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Aramaic

Judah Jeiteles, the first language scholar to create a Hebrew grammar of Biblical Aramaic, died at 65 in Vienna on this date in 1838. Jeiteles belonged to a notable family of writers, including his brother Baruch, who espoused an Enlightenment Judaism for which he paid hell among the Orthodox establishment in Prague. Aramaic rose to prominence […]

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November 24: The Lens Grinder

Philosopher Baruch Spinoza was born in the Netherlands on this date in 1632. He made his living as a lens grinder and turned down numerous teaching positions while writing and developing the philosophical outlook that would be explicated (in part through mathematical argument) in Ethics, published after his death in 1677, a book described by […]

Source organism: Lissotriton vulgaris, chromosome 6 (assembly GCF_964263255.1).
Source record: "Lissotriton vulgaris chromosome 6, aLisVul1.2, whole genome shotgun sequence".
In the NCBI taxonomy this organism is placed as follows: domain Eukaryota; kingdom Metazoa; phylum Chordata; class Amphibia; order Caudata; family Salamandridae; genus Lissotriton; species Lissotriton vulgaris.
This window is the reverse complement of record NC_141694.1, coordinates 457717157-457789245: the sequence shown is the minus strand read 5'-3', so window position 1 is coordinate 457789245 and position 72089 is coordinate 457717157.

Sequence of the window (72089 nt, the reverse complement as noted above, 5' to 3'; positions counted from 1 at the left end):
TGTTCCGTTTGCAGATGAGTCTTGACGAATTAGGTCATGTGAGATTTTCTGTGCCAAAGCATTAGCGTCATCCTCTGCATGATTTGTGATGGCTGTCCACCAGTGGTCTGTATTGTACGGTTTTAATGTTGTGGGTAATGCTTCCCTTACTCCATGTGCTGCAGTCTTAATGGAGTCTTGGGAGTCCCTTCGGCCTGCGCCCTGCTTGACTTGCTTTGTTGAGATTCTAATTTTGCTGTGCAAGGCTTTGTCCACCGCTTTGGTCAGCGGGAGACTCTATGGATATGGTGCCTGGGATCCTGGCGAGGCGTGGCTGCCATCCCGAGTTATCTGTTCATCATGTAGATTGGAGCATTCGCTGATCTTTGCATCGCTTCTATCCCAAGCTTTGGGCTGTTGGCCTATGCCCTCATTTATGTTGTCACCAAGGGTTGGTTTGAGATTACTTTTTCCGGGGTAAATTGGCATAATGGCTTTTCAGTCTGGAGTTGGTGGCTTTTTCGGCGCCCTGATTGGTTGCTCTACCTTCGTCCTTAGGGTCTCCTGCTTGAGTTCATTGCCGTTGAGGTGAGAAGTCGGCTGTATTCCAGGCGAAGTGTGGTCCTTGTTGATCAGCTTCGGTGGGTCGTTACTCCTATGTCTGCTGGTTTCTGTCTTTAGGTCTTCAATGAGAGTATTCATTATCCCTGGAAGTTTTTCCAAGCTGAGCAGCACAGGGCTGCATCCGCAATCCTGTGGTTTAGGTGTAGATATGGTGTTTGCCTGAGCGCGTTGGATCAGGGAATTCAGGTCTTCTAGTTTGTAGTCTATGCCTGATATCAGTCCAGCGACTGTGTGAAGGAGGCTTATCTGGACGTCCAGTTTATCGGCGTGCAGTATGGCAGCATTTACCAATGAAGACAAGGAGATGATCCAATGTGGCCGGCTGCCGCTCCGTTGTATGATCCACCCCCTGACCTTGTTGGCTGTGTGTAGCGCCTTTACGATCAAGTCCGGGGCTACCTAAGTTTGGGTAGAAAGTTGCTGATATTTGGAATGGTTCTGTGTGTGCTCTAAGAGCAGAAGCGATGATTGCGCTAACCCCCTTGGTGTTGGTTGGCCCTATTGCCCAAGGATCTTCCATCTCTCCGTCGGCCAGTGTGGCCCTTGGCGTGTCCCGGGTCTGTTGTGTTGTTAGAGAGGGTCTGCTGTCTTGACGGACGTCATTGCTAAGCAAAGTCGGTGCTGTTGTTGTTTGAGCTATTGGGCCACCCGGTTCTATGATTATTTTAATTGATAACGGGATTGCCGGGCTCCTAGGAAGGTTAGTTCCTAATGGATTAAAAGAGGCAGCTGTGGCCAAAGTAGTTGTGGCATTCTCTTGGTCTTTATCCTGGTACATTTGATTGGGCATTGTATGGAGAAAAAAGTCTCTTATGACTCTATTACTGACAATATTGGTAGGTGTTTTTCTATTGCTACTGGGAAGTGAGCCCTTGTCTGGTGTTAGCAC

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The Uncivil Servant: In Protest of Ultra-Orthodox Jews

Am I Being Anti-Semitic, or Do They Deserve It? by Mitchell Abidor Some time ago, I spent several months translating the correspondence of the French novelist Louis-Ferdinand Céline, a ferocious Jew-hater and Nazi collaborator. Reading his rants, I felt a certain unease. That unease returned while reading, for a future review article for Jewish Currents, […]

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November 12: Jews Acquire Family Names

In a decree promulgated on this date in 1787, Holy Roman Emperor Joseph II ordered all Jews in the Hapsburg Empire to acquire family names. The decree came five years after the Edict of Tolerance, which permitted Jewish children to attend schools and universities, eliminated vocational restrictions for Jewish adults, abolished stigmatizing rules of dress […]

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